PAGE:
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Federal government releases draft digital services tax legislation

Author(s): Gregory Wylie, Ilana Ludwin

Dec 21, 2021

In this update:

  • Draft legislation for the proposed digital services tax (DST) was released on December 14, 2021
  • The DST is not expected to apply if a multilateral Pillar One agreement is reached by the end of 2023
  • The DST will be a 3% tax on Canadian-source revenue relating to digital services in excess of $20 million earned by an individual entity or consolidated group with at least €750 million in global revenue
  • Any taxpayer that has Canadian digital services revenue in a calendar year and meets or is part of consolidated group that in that year or any prior calendar year as of 2022 (i) meets the €750-million global revenue requirement and (ii) earns at least $10 million of Canadian digital services revenue will have to register under the DST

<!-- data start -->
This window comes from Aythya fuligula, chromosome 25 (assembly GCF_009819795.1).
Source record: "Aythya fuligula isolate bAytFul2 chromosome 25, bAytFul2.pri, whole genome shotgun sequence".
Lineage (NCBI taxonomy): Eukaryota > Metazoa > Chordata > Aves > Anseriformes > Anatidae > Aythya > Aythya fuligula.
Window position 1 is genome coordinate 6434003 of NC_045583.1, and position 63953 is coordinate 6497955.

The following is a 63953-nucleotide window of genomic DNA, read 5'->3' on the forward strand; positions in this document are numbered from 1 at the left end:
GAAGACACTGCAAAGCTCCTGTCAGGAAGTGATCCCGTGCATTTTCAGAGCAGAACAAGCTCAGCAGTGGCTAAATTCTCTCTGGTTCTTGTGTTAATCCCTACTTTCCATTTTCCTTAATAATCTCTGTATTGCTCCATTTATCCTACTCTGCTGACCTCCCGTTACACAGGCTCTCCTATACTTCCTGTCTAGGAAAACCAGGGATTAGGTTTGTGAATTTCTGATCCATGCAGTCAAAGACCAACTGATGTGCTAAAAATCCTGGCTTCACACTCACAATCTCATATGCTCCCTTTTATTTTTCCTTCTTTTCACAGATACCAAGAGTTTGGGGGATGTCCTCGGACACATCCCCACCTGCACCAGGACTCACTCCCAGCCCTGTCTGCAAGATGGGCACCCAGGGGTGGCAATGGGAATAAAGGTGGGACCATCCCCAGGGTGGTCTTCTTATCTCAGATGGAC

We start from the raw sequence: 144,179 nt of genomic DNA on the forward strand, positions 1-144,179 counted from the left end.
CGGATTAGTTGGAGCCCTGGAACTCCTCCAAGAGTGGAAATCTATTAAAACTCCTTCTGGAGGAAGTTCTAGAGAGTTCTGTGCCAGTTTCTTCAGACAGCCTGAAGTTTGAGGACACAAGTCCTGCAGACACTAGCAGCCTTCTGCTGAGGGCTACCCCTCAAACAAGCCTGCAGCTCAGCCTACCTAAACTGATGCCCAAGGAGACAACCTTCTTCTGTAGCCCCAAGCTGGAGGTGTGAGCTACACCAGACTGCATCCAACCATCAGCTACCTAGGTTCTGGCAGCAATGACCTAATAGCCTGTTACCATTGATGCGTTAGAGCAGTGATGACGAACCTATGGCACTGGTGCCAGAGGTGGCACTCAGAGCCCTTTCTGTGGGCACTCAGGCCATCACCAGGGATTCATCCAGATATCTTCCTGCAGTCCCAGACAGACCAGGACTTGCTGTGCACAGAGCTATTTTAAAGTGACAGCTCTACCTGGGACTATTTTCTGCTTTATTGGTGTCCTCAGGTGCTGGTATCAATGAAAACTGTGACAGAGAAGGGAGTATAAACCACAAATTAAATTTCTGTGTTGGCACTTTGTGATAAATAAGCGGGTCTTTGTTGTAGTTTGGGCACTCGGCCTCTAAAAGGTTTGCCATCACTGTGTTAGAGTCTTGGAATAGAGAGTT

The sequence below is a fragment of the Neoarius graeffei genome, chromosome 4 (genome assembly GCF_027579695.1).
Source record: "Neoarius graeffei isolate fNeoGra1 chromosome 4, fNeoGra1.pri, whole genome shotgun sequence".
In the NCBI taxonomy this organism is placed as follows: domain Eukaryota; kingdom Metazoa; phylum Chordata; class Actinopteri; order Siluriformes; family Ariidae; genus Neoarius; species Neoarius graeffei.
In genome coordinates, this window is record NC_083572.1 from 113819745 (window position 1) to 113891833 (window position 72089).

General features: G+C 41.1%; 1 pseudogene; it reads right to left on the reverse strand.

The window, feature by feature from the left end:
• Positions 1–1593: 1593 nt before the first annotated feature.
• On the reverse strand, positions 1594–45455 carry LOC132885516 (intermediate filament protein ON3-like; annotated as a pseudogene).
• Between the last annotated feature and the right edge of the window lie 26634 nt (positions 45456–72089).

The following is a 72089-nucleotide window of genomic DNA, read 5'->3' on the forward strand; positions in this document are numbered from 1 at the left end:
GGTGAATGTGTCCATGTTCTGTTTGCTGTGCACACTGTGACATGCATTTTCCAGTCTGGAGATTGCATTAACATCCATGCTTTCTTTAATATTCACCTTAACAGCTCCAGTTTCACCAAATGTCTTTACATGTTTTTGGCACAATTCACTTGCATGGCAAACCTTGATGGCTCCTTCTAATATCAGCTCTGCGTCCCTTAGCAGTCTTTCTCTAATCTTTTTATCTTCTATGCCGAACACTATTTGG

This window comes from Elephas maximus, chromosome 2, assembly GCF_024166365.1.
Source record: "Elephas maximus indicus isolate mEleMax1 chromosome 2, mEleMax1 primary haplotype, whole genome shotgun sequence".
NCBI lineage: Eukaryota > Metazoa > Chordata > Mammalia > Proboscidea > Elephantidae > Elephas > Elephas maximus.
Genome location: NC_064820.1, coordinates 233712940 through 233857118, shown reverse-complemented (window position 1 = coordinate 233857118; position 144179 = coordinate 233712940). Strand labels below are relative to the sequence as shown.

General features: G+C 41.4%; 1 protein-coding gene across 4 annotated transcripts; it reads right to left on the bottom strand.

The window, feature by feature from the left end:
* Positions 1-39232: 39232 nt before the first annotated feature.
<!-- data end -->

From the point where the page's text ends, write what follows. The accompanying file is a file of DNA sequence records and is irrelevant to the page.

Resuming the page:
• A consolidated group may designate a constituent member to comply under the DST on behalf of all taxpayers in the group
  • The earliest any DST will become payable by a taxpayer is mid-2025, but that first payment will be for DST on Canadian digital services revenue earned throughout the 2022-2024 calendar years

 

On December 14, 2021 the federal government released draft legislation to implement a digital services tax (DST). The DST was originally proposed in the 2021 Federal Budget. As explained in Budget 2021, the DST is only intended to apply in Canada until a multilateral agreement is reached that addresses the taxation of digital services. The Economic and Fiscal Update 2021 also released on December 14, 2021 reiterates the federal government’s intention to apply the DST only until a multilateral agreement comes into effect.

Canada’s expectation is that its work with the OECD, the G20 and members of the Inclusive Framework will result in a consensus on a new right to tax under the OECD’s Pillar One proposals for countries where multinational corporations are providing digital and certain other consumer-facing services to consumers. A high-level agreement on Pillars One and Two was reached in Fall 2021 by 137 countries.